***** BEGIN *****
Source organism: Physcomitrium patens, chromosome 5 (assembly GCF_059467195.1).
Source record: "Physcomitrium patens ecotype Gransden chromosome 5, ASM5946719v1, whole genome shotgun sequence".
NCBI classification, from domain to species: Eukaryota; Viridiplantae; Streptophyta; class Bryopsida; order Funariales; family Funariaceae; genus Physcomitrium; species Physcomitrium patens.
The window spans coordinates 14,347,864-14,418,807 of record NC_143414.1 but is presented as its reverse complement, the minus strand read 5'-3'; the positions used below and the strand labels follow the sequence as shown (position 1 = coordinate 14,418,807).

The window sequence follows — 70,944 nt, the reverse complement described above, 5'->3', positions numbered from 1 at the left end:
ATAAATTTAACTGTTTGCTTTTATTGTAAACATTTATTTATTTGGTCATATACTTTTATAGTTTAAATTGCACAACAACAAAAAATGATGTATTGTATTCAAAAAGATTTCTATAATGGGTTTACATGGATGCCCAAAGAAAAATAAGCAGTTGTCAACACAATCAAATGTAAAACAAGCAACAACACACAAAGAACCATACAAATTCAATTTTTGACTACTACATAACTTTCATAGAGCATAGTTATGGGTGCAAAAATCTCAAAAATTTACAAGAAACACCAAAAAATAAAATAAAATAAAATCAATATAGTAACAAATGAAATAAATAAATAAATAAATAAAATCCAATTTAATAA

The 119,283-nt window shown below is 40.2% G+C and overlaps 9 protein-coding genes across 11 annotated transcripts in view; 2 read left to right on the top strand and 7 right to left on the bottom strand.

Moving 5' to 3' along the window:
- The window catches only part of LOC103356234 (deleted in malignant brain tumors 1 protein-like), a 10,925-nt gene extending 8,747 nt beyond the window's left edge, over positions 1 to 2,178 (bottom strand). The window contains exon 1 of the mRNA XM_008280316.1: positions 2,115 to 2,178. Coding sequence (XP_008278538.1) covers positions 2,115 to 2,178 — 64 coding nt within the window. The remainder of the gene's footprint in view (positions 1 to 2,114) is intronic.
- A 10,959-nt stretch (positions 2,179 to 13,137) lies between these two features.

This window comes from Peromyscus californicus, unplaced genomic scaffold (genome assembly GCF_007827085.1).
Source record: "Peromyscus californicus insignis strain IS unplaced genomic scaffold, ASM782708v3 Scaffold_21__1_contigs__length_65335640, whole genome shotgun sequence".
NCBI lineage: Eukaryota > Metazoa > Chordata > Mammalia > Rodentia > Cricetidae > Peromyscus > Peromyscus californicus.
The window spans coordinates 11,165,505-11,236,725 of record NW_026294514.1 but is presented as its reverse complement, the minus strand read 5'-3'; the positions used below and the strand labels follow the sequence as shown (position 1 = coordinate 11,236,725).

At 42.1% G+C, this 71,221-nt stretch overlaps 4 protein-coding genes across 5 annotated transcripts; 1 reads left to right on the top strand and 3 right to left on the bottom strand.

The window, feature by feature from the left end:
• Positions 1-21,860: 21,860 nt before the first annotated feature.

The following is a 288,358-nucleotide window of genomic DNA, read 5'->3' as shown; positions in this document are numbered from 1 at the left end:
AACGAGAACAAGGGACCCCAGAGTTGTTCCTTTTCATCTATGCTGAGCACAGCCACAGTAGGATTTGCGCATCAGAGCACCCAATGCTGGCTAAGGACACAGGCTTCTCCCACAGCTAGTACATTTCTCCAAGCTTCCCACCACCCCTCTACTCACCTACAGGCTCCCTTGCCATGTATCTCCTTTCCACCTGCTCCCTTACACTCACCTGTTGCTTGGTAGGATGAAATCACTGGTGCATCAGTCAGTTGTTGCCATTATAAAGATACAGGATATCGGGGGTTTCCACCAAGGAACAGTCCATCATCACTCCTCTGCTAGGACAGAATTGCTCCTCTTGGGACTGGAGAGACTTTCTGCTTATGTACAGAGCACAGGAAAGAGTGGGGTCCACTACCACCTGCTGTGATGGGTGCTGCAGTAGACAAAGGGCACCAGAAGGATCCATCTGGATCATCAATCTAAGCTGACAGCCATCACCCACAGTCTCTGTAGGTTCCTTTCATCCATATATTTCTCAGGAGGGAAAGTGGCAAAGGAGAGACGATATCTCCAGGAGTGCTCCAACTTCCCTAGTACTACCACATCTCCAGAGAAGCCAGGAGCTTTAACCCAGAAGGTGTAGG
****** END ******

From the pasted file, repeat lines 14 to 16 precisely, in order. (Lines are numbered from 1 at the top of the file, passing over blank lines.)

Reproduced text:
The window spans coordinates 11,165,505-11,236,725 of record NW_026294514.1 but is presented as its reverse complement, the minus strand read 5'-3'; the positions used below and the strand labels follow the sequence as shown (position 1 = coordinate 11,236,725).

At 42.1% G+C, this 71,221-nt stretch overlaps 4 protein-coding genes across 5 annotated transcripts; 1 reads left to right on the top strand and 3 right to left on the bottom strand.

The window, feature by feature from the left end: